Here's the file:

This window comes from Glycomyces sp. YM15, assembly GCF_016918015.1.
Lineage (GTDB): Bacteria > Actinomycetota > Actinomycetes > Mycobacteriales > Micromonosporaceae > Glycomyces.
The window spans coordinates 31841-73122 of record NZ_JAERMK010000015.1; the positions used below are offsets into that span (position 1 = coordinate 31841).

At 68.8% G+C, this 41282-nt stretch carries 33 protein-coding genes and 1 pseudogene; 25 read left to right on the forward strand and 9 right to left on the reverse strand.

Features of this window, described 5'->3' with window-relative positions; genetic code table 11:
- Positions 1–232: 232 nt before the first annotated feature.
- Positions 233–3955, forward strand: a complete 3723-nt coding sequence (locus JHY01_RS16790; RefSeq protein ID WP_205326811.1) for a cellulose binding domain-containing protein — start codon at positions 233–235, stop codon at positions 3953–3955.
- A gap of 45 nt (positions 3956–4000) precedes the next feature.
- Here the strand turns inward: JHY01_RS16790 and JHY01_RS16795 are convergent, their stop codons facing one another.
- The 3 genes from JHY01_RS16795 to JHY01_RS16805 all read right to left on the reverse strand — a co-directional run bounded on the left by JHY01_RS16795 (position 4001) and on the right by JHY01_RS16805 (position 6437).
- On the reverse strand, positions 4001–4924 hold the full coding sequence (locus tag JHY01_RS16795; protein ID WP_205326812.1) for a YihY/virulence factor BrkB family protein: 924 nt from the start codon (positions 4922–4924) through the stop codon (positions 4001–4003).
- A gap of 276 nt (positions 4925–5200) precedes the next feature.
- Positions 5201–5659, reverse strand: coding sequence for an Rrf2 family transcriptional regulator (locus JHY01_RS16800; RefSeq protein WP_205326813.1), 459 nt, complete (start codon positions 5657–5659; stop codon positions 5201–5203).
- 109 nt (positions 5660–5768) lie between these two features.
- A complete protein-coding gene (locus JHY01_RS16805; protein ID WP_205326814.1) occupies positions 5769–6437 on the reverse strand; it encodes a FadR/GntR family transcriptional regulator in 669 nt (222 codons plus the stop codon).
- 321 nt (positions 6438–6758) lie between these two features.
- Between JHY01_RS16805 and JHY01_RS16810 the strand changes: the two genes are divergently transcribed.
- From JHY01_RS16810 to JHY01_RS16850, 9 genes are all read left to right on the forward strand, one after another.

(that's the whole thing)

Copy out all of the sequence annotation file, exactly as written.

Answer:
This window comes from Glycomyces sp. YM15, assembly GCF_016918015.1.
Lineage (GTDB): Bacteria > Actinomycetota > Actinomycetes > Mycobacteriales > Micromonosporaceae > Glycomyces.
The window spans coordinates 31841-73122 of record NZ_JAERMK010000015.1; the positions used below are offsets into that span (position 1 = coordinate 31841).

At 68.8% G+C, this 41282-nt stretch carries 33 protein-coding genes and 1 pseudogene; 25 read left to right on the forward strand and 9 right to left on the reverse strand.

Features of this window, described 5'->3' with window-relative positions; genetic code table 11:
- Positions 1–232: 232 nt before the first annotated feature.
- Positions 233–3955, forward strand: a complete 3723-nt coding sequence (locus JHY01_RS16790; RefSeq protein ID WP_205326811.1) for a cellulose binding domain-containing protein — start codon at positions 233–235, stop codon at positions 3953–3955.
- A gap of 45 nt (positions 3956–4000) precedes the next feature.
- Here the strand turns inward: JHY01_RS16790 and JHY01_RS16795 are convergent, their stop codons facing one another.
- The 3 genes from JHY01_RS16795 to JHY01_RS16805 all read right to left on the reverse strand — a co-directional run bounded on the left by JHY01_RS16795 (position 4001) and on the right by JHY01_RS16805 (position 6437).
- On the reverse strand, positions 4001–4924 hold the full coding sequence (locus tag JHY01_RS16795; protein ID WP_205326812.1) for a YihY/virulence factor BrkB family protein: 924 nt from the start codon (positions 4922–4924) through the stop codon (positions 4001–4003).
- A gap of 276 nt (positions 4925–5200) precedes the next feature.
- Positions 5201–5659, reverse strand: coding sequence for an Rrf2 family transcriptional regulator (locus JHY01_RS16800; RefSeq protein WP_205326813.1), 459 nt, complete (start codon positions 5657–5659; stop codon positions 5201–5203).
- 109 nt (positions 5660–5768) lie between these two features.
- A complete protein-coding gene (locus JHY01_RS16805; protein ID WP_205326814.1) occupies positions 5769–6437 on the reverse strand; it encodes a FadR/GntR family transcriptional regulator in 669 nt (222 codons plus the stop codon).
- 321 nt (positions 6438–6758) lie between these two features.
- Between JHY01_RS16805 and JHY01_RS16810 the strand changes: the two genes are divergently transcribed.
- From JHY01_RS16810 to JHY01_RS16850, 9 genes are all read left to right on the forward strand, one after another.